Last month in the piece Losing Interest in Interest we talked about how the South African Reserve Bank (SARB) had cut interest rates this year in order to stimulate the economy. Last week the SARB decided to cut rates by a further half a percent. This means that the repo rate is now 3.75% and the prime lending rate is 7.25%.
The SARB realises that many South Africans have less money to spend as a result of Covid-19 and by cutting interest rates the loan instalments of people who have debt will also reduce. For many people who were really battling to make ends meet as a result of a loss of income these interest rate cuts are a godsend. Their monthly debt burden has kept coming down and this means they will have more to spend on things like food and healthcare.
How does this work?
If you bought a home for R1m in February 2020 and you were lucky enough to receive a home loan at the prime lending rate (9.75% at the time) your monthly instalment would have been around R9,500. Now the same loan would only cost you around R7,900 per month as the prime lending rate has come down to 7.25%. This means you could potentially have another R1,600 in your pocket to spend on other things. If you really need to spend this extra money on essential items then go ahead. If however you can keep paying the old instalment of R9,500, you should definitely do so.
Why should I keep paying the same amount?
2 reasons mainly - if you do so you will pay off the loan much faster and pay much less in interest over the term of the loan. If you keep paying R9,500 you could potentially pay off your loan 6 years sooner than you would have if you cut your instalment to R7,900! Also by paying the higher amount per month you end up paying around R300,000 less interest over the term of the loan.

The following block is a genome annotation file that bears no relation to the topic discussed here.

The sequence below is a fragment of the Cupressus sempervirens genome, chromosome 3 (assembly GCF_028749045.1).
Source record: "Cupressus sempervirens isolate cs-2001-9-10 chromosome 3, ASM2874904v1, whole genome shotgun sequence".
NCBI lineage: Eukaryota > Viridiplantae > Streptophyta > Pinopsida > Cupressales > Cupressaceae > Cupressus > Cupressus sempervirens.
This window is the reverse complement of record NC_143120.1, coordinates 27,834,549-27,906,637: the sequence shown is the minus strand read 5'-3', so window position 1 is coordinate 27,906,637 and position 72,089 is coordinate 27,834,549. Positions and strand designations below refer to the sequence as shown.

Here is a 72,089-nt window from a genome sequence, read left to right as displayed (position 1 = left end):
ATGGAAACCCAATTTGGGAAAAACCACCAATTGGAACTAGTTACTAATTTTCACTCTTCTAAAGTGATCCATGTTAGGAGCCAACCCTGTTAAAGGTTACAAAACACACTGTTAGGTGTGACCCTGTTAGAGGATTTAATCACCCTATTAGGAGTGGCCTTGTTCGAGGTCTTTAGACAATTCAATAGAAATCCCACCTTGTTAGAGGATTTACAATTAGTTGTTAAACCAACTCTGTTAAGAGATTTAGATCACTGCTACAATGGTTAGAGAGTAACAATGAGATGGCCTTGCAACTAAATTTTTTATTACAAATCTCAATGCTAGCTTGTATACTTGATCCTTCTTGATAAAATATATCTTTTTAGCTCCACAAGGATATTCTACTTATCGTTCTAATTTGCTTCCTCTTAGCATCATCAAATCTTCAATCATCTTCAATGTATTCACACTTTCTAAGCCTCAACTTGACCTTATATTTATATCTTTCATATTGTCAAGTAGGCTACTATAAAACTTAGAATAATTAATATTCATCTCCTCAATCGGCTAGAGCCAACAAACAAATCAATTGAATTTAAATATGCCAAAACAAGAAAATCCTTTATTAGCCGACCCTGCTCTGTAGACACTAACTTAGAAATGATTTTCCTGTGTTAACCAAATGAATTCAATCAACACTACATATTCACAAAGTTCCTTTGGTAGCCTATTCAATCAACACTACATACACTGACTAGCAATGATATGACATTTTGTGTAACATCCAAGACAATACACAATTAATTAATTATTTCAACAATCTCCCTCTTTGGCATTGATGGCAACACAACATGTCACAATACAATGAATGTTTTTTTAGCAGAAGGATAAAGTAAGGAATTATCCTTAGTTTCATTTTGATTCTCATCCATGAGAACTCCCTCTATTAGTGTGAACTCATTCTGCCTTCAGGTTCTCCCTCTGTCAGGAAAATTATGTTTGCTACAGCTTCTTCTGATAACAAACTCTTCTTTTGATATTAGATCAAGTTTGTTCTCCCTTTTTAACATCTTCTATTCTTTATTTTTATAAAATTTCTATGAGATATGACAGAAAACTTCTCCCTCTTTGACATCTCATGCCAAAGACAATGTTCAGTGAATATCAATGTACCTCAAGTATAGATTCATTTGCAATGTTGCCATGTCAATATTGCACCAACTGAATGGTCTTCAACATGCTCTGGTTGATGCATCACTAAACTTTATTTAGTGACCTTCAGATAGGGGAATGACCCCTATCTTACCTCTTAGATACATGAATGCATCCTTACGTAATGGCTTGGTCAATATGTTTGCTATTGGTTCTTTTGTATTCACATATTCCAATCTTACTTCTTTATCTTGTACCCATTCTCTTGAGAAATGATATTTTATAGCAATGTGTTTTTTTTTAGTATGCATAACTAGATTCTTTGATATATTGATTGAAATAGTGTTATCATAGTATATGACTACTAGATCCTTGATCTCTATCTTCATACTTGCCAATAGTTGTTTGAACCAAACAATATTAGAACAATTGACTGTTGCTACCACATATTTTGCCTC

In the graph above you can see that when you pay your monthly instalment to the bank, at the beginning most goes towards paying interest and very little goes to actually paying off the R1m loan capital. In fact, after 5 years of paying R7,900 a month on your R1m home loan (R474,000 in total), you still owe the bank R865,000!
If however you keep paying the higher instalment you can see how much more goes towards paying off the loan capital - this is why you pay the loan off faster.
This type of thinking doesn't only apply to home loans - if your car loan or personal loan instalment has reduced you can also take advantage of this and ask the bank to keep your instalment unchanged in order to repay the loan faster (if there are no penalties involved).
Generally speaking, if you have debt (especially expensive credit card debt and personal loans) you should look to repay that as quickly as possible either through paying in more every month or using lump sums such as bonuses or 13th cheques to reduce the loan amount.